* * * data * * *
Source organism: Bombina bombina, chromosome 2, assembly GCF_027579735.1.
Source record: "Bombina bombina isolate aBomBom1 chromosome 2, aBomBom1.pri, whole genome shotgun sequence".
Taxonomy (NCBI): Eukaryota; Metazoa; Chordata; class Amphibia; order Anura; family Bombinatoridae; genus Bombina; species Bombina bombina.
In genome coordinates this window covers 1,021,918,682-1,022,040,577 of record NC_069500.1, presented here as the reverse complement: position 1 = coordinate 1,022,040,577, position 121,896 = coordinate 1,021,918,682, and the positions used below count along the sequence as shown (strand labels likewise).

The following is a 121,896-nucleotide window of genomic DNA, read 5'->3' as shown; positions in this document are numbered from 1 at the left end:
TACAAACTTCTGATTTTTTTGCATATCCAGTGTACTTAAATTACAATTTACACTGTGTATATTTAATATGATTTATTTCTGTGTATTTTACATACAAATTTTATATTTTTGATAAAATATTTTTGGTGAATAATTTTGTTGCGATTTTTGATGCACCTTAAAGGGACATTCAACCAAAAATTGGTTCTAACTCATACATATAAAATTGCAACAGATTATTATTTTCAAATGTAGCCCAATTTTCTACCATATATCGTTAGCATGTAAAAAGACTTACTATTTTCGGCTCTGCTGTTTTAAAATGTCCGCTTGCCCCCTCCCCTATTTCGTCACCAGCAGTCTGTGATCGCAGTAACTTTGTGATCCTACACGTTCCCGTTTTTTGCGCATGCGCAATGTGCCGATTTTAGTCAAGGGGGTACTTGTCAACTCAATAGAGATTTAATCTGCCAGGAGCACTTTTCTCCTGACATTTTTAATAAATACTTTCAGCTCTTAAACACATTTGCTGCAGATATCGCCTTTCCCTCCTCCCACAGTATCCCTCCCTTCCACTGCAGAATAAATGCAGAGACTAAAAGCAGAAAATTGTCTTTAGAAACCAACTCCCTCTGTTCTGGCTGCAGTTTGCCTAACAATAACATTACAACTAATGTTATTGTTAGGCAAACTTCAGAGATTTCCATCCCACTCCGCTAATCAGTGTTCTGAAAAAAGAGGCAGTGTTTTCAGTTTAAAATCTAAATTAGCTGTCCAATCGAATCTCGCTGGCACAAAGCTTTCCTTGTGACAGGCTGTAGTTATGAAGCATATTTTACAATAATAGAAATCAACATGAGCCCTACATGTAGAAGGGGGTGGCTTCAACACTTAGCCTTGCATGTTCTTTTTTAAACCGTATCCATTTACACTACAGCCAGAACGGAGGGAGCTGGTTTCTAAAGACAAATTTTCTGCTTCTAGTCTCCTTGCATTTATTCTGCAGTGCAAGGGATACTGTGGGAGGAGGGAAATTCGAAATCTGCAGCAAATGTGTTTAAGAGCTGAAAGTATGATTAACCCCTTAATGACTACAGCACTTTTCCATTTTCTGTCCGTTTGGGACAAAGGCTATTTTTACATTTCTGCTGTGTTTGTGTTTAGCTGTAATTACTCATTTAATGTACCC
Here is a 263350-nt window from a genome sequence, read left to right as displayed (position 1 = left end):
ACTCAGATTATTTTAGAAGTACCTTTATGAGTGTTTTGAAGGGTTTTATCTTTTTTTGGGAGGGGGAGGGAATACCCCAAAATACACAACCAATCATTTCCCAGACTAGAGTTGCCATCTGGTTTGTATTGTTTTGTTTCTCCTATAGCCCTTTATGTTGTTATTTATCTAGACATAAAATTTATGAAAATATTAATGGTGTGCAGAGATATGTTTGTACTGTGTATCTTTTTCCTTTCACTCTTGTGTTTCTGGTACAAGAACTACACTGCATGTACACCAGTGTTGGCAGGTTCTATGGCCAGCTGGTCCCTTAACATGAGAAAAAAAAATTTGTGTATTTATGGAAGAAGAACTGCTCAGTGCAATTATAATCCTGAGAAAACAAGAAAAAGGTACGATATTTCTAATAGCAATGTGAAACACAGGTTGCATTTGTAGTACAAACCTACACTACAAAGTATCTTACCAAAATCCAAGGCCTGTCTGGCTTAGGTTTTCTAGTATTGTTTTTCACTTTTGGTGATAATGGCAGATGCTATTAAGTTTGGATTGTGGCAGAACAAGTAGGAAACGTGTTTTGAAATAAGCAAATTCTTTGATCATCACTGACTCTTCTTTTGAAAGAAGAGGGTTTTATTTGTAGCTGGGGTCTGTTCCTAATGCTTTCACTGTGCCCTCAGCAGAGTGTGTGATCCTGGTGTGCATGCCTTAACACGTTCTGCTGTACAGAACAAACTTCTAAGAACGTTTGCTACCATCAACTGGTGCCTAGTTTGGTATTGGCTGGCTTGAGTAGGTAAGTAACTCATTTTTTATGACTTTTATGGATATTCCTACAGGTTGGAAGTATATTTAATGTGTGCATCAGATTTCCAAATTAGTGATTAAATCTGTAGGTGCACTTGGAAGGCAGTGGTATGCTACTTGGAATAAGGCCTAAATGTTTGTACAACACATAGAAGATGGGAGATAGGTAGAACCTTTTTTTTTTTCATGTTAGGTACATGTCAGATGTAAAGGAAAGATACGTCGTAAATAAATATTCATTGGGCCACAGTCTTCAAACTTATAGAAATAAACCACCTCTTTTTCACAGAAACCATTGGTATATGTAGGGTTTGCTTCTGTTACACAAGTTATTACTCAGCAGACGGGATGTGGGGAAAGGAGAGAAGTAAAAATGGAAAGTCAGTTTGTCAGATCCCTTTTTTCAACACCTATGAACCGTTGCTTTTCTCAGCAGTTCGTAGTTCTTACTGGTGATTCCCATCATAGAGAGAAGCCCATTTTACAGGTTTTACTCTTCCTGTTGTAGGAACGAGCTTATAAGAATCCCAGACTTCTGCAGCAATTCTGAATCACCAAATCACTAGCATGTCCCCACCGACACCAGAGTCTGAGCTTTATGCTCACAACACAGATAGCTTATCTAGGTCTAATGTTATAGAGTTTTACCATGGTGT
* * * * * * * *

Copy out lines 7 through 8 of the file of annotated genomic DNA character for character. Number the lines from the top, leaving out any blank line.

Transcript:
Here is a 263350-nt window from a genome sequence, read left to right as displayed (position 1 = left end):
ACTCAGATTATTTTAGAAGTACCTTTATGAGTGTTTTGAAGGGTTTTATCTTTTTTTGGGAGGGGGAGGGAATACCCCAAAATACACAACCAATCATTTCCCAGACTAGAGTTGCCATCTGGTTTGTATTGTTTTGTTTCTCCTATAGCCCTTTATGTTGTTATTTATCTAGACATAAAATTTATGAAAATATTAATGGTGTGCAGAGATATGTTTGTACTGTGTATCTTTTTCCTTTCACTCTTGTGTTTCTGGTACAAGAACTACACTGCATGTACACCAGTGTTGGCAGGTTCTATGGCCAGCTGGTCCCTTAACATGAGAAAAAAAAATTTGTGTATTTATGGAAGAAGAACTGCTCAGTGCAATTATAATCCTGAGAAAACAAGAAAAAGGTACGATATTTCTAATAGCAATGTGAAACACAGGTTGCATTTGTAGTACAAACCTACACTACAAAGTATCTTACCAAAATCCAAGGCCTGTCTGGCTTAGGTTTTCTAGTATTGTTTTTCACTTTTGGTGATAATGGCAGATGCTATTAAGTTTGGATTGTGGCAGAACAAGTAGGAAACGTGTTTTGAAATAAGCAAATTCTTTGATCATCACTGACTCTTCTTTTGAAAGAAGAGGGTTTTATTTGTAGCTGGGGTCTGTTCCTAATGCTTTCACTGTGCCCTCAGCAGAGTGTGTGATCCTGGTGTGCATGCCTTAACACGTTCTGCTGTACAGAACAAACTTCTAAGAACGTTTGCTACCATCAACTGGTGCCTAGTTTGGTATTGGCTGGCTTGAGTAGGTAAGTAACTCATTTTTTATGACTTTTATGGATATTCCTACAGGTTGGAAGTATATTTAATGTGTGCATCAGATTTCCAAATTAGTGATTAAATCTGTAGGTGCACTTGGAAGGCAGTGGTATGCTACTTGGAATAAGGCCTAAATGTTTGTACAACACATAGAAGATGGGAGATAGGTAGAACCTTTTTTTTTTTCATGTTAGGTACATGTCAGATGTAAAGGAAAGATACGTCGTAAATAAATATTCATTGGGCCACAGTCTTCAAACTTATAGAAATAAACCACCTCTTTTTCACAGAAACCATTGGTATATGTAGGGTTTGCTTCTGTTACACAAGTTATTACTCAGCAGACGGGATGTGGGGAAAGGAGAGAAGTAAAAATGGAAAGTCAGTTTGTCAGATCCCTTTTTTCAACACCTATGAACCGTTGCTTTTCTCAGCAGTTCGTAGTTCTTACTGGTGATTCCCATCATAGAGAGAAGCCCATTTTACAGGTTTTACTCTTCCTGTTGTAGGAACGAGCTTATAAGAATCCCAGACTTCTGCAGCAATTCTGAATCACCAAATCACTAGCATGTCCCCACCGACACCAGAGTCTGAGCTTTATGCTCACAACACAGATAGCTTATCTAGGTCTAATGTTATAGAGTTTTACCATGGTGT